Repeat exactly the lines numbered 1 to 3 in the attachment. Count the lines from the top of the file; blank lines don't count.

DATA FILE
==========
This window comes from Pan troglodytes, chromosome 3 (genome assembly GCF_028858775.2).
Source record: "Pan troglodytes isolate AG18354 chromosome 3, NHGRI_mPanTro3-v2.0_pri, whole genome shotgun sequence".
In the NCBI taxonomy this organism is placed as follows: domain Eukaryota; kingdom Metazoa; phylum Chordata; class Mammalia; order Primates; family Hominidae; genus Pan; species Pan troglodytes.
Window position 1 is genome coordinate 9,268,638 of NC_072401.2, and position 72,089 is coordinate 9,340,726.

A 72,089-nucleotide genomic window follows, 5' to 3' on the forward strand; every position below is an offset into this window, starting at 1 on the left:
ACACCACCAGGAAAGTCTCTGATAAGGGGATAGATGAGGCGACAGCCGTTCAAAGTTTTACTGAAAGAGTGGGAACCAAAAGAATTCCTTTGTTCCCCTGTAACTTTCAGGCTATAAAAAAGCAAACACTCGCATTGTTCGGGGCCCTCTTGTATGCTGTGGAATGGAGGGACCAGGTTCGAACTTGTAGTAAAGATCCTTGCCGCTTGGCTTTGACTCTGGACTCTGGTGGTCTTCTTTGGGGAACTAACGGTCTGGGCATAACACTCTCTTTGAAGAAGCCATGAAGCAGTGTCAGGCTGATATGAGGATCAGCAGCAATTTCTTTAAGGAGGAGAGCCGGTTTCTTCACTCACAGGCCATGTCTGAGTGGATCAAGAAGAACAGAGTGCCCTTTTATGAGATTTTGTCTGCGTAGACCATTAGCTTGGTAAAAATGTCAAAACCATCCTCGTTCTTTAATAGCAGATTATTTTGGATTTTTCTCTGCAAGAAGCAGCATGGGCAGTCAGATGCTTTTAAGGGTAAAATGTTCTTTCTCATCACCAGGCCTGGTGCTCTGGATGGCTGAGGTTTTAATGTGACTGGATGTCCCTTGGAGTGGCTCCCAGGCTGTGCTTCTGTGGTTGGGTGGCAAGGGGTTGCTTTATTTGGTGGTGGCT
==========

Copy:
This window comes from Pan troglodytes, chromosome 3 (genome assembly GCF_028858775.2).
Source record: "Pan troglodytes isolate AG18354 chromosome 3, NHGRI_mPanTro3-v2.0_pri, whole genome shotgun sequence".
In the NCBI taxonomy this organism is placed as follows: domain Eukaryota; kingdom Metazoa; phylum Chordata; class Mammalia; order Primates; family Hominidae; genus Pan; species Pan troglodytes.